• Internal power supply eliminates bulky wall adapters
  • Removable cloth grills on satellites deliver improved sound and variable aesthetics
  • Wireless remote control, batteries included
  • Uses regular stereo speaker wire (included)
  • Two-year limited warranty


  • Total output power: 505 Watts RMS
  • Subwoofer power output: 188 Watts RMS
  • Satellite speaker power output: 317 Watts RMS (62 Watts RMS per channel for satellites; 69 Watts RMS for center channel)
  • Total peak power: 1000 Watts
  • Maximum SPL: 114 dB
  • System frequency response: 35Hz - 20kHz
  • Input impedance: 10,000 ohms
  • Shielded satellites for use near video monitors

Source Inputs:

  • (1) digital optical for DVD or CD player, PlayStation 2, Xbox*, or PC sound card (requires optical cable, sold separately)
  • (1) digital coaxial for DVD or CD player, or PC sound card (requires coaxial cable, sold separately)
  • (1) 6-channel direct (3 stereo-mini connectors) for 2-, 4-, or 6-channel PC sound cards
  • (1) Analog stereo-mini for portable CD, MP3, or MiniDisc® player

Reading through the above list of specifications should impress all but the most discerning audiophiles out there.  The Logitech Z-680s are a very feature rich set of speakers.  Their total output power is rated at 505 Watts RMS (Root Mean Squared).  317 Watts are distributed amongst the satellite speakers and center channel, with the remaining 188 Watts powering the 8" ported sub-woofer.  Peak power output shoots all the way up to the 1000 Watt mark, but don't read too much into that number.  High RMS power ratings are what translate to clean, continuous power output.  The Z-680's maximum SPL (Sound Pressure Level) rating is also rather impressive at 114 dB, but that number is tough to quantify.  The environment in which in which the speakers are tested, will affect the maximum SPL rating. One thing we can say with certainty though, is that these speakers can produce some serious volume levels!  If you live in an apartment building with thin walls, expect to alienate your neighbors.  The Logitech Z-680's frequency response is also quite good, but falls slightly short of a competing 5.1 channel product from Klipsch.  Being THX certified means these speakers have passed the audio output quality standards set by the discriminating engineers at Lucas Films.  George Lucas established the THX standard to ensure consumers heard and saw music and movies as the director intended.  You can read more about THX and the certification process right here.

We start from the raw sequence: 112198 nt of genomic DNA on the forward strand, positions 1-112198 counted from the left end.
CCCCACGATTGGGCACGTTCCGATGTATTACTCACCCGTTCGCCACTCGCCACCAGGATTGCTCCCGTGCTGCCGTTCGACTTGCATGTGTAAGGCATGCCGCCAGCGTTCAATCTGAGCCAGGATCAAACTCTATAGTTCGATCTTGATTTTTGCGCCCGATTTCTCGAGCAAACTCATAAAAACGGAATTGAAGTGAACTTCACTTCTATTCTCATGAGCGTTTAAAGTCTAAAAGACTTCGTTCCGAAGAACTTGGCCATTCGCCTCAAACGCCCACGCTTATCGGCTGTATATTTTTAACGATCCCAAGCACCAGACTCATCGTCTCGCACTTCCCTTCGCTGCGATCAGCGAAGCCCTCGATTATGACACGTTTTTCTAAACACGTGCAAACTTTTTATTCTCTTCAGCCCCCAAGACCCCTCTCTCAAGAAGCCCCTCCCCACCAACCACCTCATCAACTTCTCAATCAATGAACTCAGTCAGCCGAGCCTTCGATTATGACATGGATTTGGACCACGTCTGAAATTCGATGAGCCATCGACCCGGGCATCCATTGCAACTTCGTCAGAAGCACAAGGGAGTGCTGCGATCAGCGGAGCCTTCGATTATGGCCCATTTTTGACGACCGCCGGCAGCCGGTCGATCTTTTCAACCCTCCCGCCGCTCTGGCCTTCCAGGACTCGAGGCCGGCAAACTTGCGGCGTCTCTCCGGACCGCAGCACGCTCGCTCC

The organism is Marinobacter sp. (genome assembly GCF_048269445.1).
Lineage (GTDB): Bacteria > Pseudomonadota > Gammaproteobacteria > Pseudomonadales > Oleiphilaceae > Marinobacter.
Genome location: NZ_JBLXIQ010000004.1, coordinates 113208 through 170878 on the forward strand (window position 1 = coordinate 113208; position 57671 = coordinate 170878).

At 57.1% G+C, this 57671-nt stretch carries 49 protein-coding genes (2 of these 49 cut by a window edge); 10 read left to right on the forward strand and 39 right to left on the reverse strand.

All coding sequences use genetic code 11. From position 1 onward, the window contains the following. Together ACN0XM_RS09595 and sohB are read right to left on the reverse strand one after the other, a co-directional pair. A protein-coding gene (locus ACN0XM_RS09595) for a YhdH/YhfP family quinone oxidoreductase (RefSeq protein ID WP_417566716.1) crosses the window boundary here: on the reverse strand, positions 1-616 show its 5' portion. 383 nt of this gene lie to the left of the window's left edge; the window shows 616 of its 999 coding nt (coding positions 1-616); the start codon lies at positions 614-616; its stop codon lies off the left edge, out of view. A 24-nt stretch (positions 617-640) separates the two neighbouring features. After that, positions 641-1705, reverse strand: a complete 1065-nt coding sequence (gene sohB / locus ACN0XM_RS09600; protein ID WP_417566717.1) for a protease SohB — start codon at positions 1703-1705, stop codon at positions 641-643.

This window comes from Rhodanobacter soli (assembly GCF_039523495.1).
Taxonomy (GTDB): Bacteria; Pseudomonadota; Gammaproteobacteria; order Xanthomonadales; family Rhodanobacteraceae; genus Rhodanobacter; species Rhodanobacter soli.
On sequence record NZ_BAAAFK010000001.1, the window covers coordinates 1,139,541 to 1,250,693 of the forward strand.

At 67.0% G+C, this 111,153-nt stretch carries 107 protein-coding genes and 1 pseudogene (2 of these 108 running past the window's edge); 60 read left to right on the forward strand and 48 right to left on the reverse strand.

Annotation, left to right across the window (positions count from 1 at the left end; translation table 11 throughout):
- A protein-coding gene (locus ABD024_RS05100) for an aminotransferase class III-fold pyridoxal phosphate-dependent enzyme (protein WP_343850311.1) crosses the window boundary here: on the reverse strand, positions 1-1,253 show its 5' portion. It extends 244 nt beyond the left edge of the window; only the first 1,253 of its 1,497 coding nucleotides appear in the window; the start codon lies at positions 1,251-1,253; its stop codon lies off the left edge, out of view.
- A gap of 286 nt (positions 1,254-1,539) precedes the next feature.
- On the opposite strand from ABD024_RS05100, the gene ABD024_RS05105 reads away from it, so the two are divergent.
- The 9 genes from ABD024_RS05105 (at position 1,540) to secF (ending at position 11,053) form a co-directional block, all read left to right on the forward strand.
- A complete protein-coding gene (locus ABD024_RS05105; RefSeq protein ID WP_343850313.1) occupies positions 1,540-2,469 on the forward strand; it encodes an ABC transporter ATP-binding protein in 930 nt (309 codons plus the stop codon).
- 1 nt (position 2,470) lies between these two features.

The Z-680s also have built-in hardware for decoding true Dolby Digital and DTS 5.1 surround sound, making these speakers ideal for use in a PC-centric home entertainment system.  Users looking to spice up the output of two channel recordings will also appreciate the Dolby Pro Logic II decoder incorporated into the Z-680s.  The Dolby Pro Logic II decoder can simulate 5.1 audio channels using a 2 channel recording.  We sampled quite a bit of music in "simulated 5.1 channel" mode, and found the output for the most part to be rather pleasing to our eardrums.